A Reductive And Immeasurably Harmful Code Of Public Discourse

Do you know about the First Things First manifesto? I did not, until today.
According to Wikipedia, this is what it’s about:

The First Things First manifesto was written 29 November 1963 and published in 1964 by Ken Garland. Today we may not understand the significance of the document which at the time caused consternation. It was backed by over 400 graphic designers and artists and also received the backing of Tony Benn, radical left-wing MP and activist, who published it in its entirety in the Guardian newspaper.
Reacting against a rich and affluent Britain of the sixties, it tried to re-radicalise design which had become lazy and uncritical. Drawing on ideas shared by Critical Theory, the Frankfurt School and the counter-culture of the time it explicitly re-affirmed the belief that Design is not a neutral value-free process.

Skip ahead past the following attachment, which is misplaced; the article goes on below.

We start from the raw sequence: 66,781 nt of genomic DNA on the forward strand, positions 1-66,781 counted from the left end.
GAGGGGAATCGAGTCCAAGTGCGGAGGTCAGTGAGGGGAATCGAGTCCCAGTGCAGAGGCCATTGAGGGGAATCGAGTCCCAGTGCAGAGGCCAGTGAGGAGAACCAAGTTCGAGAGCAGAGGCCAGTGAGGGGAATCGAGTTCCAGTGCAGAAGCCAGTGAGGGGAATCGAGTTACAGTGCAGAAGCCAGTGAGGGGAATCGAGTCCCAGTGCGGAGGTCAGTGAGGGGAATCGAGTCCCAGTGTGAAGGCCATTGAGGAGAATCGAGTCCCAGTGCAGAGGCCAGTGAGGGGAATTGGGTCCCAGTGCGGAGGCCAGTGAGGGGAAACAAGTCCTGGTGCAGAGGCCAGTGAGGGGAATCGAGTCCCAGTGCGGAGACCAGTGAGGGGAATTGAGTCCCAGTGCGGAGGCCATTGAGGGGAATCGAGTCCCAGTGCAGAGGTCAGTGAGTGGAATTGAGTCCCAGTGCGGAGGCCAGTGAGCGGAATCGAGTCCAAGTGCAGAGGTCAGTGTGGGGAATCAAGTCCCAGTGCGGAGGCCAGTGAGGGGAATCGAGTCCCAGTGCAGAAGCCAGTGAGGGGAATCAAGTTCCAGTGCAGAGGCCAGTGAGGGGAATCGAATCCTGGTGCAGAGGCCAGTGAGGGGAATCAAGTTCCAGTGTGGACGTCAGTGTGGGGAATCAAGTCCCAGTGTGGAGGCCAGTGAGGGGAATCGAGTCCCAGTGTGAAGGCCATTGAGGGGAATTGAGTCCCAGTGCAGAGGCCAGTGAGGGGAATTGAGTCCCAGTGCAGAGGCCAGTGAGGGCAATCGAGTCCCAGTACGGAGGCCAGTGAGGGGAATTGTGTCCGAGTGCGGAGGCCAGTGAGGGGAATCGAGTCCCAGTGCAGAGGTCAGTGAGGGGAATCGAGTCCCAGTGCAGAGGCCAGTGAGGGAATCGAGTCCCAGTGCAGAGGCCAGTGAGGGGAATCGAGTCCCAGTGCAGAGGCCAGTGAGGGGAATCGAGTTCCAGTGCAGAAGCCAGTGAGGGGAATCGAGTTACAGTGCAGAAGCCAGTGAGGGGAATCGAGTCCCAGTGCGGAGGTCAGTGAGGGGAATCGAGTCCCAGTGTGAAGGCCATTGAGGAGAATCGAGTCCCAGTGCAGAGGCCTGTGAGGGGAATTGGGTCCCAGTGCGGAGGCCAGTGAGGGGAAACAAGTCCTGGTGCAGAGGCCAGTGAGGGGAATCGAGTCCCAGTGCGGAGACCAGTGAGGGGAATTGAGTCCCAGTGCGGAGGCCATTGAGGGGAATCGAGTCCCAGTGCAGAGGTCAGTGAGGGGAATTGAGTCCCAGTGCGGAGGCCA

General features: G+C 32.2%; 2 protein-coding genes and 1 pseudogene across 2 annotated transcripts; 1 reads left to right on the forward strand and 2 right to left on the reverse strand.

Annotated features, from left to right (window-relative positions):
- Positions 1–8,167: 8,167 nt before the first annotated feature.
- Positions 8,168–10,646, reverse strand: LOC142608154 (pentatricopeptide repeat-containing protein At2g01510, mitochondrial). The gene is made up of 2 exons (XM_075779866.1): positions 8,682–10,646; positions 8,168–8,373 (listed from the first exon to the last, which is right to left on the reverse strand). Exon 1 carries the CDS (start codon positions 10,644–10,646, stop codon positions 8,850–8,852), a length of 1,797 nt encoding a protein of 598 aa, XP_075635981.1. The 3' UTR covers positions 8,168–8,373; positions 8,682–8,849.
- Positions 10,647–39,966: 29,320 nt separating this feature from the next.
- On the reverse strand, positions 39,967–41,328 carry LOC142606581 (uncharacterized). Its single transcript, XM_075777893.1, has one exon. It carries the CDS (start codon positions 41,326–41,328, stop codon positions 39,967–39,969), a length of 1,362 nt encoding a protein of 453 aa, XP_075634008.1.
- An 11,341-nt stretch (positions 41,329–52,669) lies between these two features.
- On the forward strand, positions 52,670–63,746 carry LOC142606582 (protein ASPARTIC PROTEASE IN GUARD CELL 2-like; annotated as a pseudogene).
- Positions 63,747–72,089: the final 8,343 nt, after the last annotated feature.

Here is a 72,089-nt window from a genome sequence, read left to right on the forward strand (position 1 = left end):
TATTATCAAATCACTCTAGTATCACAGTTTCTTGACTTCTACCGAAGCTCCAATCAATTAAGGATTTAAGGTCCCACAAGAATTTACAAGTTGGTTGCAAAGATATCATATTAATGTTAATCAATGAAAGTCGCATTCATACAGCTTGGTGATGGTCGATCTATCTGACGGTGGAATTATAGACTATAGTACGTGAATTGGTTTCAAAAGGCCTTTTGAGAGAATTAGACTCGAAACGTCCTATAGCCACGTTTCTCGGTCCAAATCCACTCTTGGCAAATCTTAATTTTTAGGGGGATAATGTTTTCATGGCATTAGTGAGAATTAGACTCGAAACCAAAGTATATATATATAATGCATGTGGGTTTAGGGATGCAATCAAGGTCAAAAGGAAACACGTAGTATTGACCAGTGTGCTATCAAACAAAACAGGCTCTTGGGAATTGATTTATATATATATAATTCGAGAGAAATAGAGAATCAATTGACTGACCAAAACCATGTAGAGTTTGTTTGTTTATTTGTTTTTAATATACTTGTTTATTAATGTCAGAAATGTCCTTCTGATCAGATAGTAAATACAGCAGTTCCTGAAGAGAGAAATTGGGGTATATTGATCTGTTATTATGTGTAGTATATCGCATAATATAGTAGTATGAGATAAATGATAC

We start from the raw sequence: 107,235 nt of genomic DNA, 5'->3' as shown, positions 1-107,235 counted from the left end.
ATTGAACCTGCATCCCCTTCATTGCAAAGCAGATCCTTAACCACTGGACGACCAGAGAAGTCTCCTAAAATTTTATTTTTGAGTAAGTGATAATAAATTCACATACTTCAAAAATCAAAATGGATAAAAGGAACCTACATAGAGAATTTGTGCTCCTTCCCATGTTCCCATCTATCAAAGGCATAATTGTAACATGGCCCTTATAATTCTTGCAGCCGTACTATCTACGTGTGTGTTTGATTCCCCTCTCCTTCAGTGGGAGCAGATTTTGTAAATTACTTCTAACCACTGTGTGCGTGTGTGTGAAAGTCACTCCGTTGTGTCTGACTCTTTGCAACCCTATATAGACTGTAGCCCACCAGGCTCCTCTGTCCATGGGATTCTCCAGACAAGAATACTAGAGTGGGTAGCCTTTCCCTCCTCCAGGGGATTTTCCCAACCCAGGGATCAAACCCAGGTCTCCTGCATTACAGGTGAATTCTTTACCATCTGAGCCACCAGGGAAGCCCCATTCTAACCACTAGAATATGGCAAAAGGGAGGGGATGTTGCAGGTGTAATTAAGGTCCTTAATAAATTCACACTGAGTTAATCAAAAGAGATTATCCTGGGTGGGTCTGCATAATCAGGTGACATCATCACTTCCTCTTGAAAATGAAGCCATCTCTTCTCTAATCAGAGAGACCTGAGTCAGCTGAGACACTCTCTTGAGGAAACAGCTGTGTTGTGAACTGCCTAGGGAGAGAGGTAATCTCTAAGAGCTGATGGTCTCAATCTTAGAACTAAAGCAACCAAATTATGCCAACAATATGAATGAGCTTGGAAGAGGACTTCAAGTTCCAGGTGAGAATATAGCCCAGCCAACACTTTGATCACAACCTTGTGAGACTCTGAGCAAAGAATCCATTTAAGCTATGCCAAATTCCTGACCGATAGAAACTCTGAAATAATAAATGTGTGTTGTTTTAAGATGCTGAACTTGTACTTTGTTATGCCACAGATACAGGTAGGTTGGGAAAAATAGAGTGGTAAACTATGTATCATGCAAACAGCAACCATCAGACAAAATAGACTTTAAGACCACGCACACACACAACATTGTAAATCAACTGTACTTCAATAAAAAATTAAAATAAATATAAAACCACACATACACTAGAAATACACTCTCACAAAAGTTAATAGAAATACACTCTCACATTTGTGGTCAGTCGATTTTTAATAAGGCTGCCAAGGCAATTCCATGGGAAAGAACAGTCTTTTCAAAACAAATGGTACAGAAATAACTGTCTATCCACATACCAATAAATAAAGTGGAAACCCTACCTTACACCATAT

It rallied against the consumerist culture that was purely concerned with buying and selling things and tried to highlight a Humanist dimension to graphic design theory. It was later updated and republished with a new group of signatories under the First things first 2000 Manifesto.

Here’s a clip from the manifesto:

We, the undersigned, are graphic designers, art directors and visual communicators who have been raised in a world in which the techniques and apparatus of advertising have persistently been presented to us as the most lucrative, effective and desirable use of our talents. Many design teachers and mentors promote this belief; the market rewards it; a tide of books and publications reinforces it.
Many of us have grown increasingly uncomfortable with this view of design. Designers who devote their efforts primarily to advertising, marketing and brand development are supporting, and implicitly endorsing, a mental environment so saturated with commercial messages that it is changing the very way citizen-consumers speak, think, feel, respond and interact. To some extent we are all helping draft a reductive and immeasurably harmful code of public discourse.

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About David Burn

Native Nebraskan seeking the perfect pale ale in the Pacific Northwest. Copywriter and brand strategist at Bonehook. Co-founder and editor of AdPulp. Contributor to The Content Strategist. Doer of the things written about herein.